Orléans is my current favorite game despite never having won. In Orléans players use a unique mechanic of action selection. Each player has a set of four starting workers. By sending groups of workers to locations on your player board you can gain new workers. These new workers can allow you to visit new locations on your player board that provide new actions.
I love the dynamic of trying to get certain workers while constantly wanting all the other workers. It is one of those games where you can feel good about what you are doing in the game and then you realize the other players are doing awesome things too and then you get jealous and wish you were doing the things they were doing but then you would realize that you just can’t do it all. I love it. This is a game that I can’t wait to play again!
Flash Point: Fire Rescue
This one shouldn’t technically be off the list because it hasn’t met the requirement of being played together by at least 2 of the 4 Listers. However, I’m crossing it off because the other Listers were present when the game was played.
In Flash Point players work cooperatively to extinguish fires, rescue victims, and make sure the building doesn’t get completely annihilated by a strong and growing fire.
On your turn you get a certain number of actions, usually 4. You can use those actions to extinguish fires, heal people, move around in the building, and more. If you can save enough victims then you win the game. I think we barely won.
I thought the game was fine. I don’t really care that much for games like this where players cooperate. It was fun to barely win but this just wasn’t all that fun.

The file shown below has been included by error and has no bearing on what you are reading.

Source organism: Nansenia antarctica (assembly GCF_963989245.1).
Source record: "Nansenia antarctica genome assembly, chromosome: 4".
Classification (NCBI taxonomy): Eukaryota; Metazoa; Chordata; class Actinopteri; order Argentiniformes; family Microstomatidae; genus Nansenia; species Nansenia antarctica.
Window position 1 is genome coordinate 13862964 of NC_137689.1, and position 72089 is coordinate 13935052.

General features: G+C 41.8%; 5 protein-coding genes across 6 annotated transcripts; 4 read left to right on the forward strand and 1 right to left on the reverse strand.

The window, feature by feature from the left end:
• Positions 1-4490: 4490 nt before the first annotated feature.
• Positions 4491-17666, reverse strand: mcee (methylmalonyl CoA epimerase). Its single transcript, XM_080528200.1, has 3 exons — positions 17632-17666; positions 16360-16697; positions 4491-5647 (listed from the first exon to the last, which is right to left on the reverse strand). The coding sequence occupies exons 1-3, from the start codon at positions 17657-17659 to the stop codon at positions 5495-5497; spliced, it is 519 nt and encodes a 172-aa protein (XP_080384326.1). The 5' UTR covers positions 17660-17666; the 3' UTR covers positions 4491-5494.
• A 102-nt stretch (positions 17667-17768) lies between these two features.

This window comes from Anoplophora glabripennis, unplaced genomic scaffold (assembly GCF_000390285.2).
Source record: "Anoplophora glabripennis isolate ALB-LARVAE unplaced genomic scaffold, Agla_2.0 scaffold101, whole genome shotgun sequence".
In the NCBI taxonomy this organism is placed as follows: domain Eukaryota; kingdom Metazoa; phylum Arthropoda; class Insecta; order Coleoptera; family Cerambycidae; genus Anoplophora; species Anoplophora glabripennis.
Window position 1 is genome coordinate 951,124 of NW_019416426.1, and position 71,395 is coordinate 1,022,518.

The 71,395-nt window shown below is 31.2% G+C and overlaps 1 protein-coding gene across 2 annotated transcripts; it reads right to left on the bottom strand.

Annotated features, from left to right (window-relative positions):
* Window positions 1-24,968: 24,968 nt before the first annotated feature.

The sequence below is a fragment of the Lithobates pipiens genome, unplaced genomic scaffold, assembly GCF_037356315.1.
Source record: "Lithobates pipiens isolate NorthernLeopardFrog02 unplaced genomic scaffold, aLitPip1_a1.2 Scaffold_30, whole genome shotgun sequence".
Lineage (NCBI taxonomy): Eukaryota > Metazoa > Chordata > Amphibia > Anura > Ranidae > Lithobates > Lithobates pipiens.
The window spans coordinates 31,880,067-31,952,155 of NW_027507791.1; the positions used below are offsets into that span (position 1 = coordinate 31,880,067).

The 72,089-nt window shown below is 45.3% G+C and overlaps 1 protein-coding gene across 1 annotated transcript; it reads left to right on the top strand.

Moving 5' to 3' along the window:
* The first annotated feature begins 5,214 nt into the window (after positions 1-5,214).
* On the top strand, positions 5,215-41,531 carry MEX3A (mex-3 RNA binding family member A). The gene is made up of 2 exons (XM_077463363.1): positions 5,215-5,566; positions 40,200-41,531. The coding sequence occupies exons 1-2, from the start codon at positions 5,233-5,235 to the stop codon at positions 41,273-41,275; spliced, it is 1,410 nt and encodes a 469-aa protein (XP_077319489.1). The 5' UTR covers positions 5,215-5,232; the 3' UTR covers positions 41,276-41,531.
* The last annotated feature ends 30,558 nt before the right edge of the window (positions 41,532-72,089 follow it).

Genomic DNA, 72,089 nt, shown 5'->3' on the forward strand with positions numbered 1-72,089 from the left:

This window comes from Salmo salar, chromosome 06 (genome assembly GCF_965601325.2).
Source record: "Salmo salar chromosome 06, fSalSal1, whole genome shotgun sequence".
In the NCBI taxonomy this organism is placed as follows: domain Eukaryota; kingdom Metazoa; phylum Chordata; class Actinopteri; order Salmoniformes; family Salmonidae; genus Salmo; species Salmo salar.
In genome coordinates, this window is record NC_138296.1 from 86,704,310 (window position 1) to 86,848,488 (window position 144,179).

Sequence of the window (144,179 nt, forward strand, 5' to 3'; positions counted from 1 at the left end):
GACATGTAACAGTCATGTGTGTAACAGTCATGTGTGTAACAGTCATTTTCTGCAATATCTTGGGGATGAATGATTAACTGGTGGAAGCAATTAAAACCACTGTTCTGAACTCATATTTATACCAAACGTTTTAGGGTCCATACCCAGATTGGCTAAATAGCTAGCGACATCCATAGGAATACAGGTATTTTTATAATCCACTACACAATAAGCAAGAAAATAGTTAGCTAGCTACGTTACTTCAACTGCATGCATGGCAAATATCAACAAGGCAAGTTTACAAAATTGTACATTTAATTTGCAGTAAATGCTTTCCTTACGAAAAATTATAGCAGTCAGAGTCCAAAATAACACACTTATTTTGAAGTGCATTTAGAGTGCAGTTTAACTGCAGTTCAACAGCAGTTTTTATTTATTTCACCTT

Who wants to make some dresses? That’s what you get to do in Rococo. Well, among other things like decorating the hallways.
Players utilize employees to take actions and earn bonuses throughout the game. You can also hire more employees which might provide better bonuses as the game goes along. The main idea of the game is that you are working toward creating dresses that can be rented out for the evening. These dresses can then be placed throughout the building as you work to earn big points at the end of the game.
Overall I thought the theme was interesting and different. But the game itself felt fiddly and had too many “exception” rules where there are one-time things that you have to remember during the game. It was fun but I’m not dying to play it again.
Ladies and Gentlemen, Pandemic: Legacy is a legitimate experience to be enjoyed by gamers of all types! A group of four of us have played through the first three months. There are no spoilers here so feel free to keep on reading.
Players work cooperatively to cure and eradicate diseases throughout the world. It is a co-op game that works the same way as Flash Point. Overall I don’t think Pandemic: Legacy is my favorite due to that nature. However, inside this box is not just a game. There is an experience inside this box that you can thoroughly enjoy if you’ve got a good group that can play through the game together. For that reason, the experience, this game was really enjoyable and will continue to be as we play through the remaining months.
Rampage (Terror in Meeple City)
My friend has the “Rampage” version of the game, but it is now called Terror in Meeple City, which I think is a pretty bad name which loses all the nostalgia and mental connection to the old video game that was enjoyed by so many of us.